News & Updates

July 11, 2018

Executive Director Monthly Update – July 2018

 

Warm greetings!

 

I am learning so much – every day- about our great merged organization! I am in the middle of budget time, so am down in the details reviewing and writing reports about what we have achieved this past fiscal year, and planning what we will do in the future. This is allowing me to see amazing development over the almost 15 years- in water savings, soil health, air quality. There have been wonderful technology developments, too: benefits calculators that keep track of water savings and greenhouse gas emission reduction, mulch calculators, Water Efficient Landscape Ordinance (WELO) kits, apps- the list goes on and on! And of course we keep coming back to the roots of good, sustainable, regenerative practices using the 7 Principles.

I attended our Rated Landscapes Workshop in June. Wow- there are many tools: program specific design technologies, planning tools, the permitting process, templates for model specifications and more. The Rated Landscape Program was established over 10 years ago by StopWaste in Alameda County, and has produced 77 Rated Landscapes and trained over 30 Qualified Raters. Our last Rater Training was in 2017. Our next training is scheduled for Spring 2019.

The Rating System is based on the Seven Principles and Practices, and Landscaping Guidelines. It provides property owners and project teams with a flexible framework to create thriving, environmentally-sound landscapes. The key component of the Rating System is the Rated Landscape Scorecard, a well-established tool that helps project teams plan, track and verify the implementation of sustainable practices in new or renovated landscapes. Using the scorecard can help ensure that your projects meet or exceed WELO and other code requirements and can help you identify innovative sustainable design options.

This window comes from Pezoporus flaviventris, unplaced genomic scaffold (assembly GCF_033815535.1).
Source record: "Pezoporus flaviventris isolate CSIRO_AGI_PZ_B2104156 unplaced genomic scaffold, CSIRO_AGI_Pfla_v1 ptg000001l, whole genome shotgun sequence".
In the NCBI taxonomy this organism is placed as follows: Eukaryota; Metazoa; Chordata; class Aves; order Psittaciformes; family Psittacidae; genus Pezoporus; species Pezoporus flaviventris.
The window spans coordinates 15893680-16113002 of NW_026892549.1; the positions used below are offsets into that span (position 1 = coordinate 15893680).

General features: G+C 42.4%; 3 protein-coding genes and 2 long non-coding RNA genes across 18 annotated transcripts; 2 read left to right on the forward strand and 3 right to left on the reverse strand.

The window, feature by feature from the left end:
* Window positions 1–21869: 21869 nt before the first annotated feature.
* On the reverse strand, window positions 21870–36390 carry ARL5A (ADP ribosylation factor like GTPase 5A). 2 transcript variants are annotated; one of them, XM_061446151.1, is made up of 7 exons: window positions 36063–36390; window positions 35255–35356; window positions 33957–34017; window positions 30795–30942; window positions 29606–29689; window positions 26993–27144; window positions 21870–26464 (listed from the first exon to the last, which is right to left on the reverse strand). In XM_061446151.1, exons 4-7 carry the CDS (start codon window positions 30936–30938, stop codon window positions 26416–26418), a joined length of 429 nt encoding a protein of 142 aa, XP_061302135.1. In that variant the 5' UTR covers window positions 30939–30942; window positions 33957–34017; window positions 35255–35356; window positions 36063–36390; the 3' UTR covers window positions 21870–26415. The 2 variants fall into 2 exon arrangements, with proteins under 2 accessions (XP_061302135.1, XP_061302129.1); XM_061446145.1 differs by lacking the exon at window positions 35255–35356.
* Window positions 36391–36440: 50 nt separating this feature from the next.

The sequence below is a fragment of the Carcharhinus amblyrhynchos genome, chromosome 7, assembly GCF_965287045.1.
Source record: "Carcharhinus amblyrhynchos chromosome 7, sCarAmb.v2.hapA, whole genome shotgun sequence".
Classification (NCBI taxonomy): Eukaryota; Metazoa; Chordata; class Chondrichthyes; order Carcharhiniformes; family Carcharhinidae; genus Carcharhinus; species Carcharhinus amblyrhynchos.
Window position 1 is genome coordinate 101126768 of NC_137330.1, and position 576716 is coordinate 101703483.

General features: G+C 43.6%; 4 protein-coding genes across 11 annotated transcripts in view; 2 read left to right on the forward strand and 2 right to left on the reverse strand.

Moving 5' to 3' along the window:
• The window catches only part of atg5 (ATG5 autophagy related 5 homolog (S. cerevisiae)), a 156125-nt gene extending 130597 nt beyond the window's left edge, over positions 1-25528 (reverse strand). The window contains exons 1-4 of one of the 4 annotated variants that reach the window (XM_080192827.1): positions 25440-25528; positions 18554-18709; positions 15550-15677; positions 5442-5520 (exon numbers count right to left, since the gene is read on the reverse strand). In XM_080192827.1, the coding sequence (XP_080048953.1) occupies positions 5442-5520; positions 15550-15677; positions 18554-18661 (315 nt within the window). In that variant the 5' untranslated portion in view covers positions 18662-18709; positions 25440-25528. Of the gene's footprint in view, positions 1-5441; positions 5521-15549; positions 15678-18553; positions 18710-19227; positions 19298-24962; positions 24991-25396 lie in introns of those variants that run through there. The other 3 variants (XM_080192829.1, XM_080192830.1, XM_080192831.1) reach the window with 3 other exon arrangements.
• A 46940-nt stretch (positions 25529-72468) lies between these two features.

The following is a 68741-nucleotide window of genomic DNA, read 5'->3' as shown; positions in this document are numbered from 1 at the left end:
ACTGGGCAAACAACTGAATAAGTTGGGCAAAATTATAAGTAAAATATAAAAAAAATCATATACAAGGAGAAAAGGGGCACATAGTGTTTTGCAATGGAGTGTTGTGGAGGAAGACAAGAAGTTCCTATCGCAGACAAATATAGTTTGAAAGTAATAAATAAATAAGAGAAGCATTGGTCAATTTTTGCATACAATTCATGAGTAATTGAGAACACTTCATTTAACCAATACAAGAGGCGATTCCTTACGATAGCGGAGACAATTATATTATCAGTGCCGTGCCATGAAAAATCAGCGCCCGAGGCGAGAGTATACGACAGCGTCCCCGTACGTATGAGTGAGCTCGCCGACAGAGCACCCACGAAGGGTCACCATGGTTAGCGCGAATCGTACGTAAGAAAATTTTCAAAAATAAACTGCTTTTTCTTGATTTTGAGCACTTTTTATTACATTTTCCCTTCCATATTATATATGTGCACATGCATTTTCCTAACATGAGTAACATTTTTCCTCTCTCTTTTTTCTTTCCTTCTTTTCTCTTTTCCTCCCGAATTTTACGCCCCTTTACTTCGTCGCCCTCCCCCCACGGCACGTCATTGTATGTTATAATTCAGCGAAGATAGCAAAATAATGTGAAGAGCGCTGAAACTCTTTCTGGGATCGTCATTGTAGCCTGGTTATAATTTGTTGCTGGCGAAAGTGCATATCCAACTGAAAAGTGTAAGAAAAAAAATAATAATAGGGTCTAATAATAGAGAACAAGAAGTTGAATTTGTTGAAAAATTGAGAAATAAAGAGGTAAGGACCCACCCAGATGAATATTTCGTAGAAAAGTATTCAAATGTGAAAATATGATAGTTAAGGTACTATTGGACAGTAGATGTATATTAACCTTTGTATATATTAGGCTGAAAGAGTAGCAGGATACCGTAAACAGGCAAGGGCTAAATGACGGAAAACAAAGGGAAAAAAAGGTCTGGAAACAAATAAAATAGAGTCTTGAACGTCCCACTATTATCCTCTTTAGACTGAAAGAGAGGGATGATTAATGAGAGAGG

Rated Landscapes are qualified using this rating system that recognizes excellence in sustainable landscape design, construction and maintenance practices. They provide many benefits, including:

  • 50–90% water savings
  • 30–70% maintenance labor savings
  • 85–95% weed suppression without herbicides
  • 70–80% reduced runoff
  • 53 tons/acre greenhouse gas reduction

The Rated Landscape designation is applied to civic, commercial, institutional and multifamily property residential projects. However, the Scorecard, Rating Manual and other resources offered through the Program are excellent tools that anyone can download and use to create high quality landscapes. We want to support Raters in gaining greater access to projects. Let us hear from you about ways we can do this!

 

Milena Fiore

 

 

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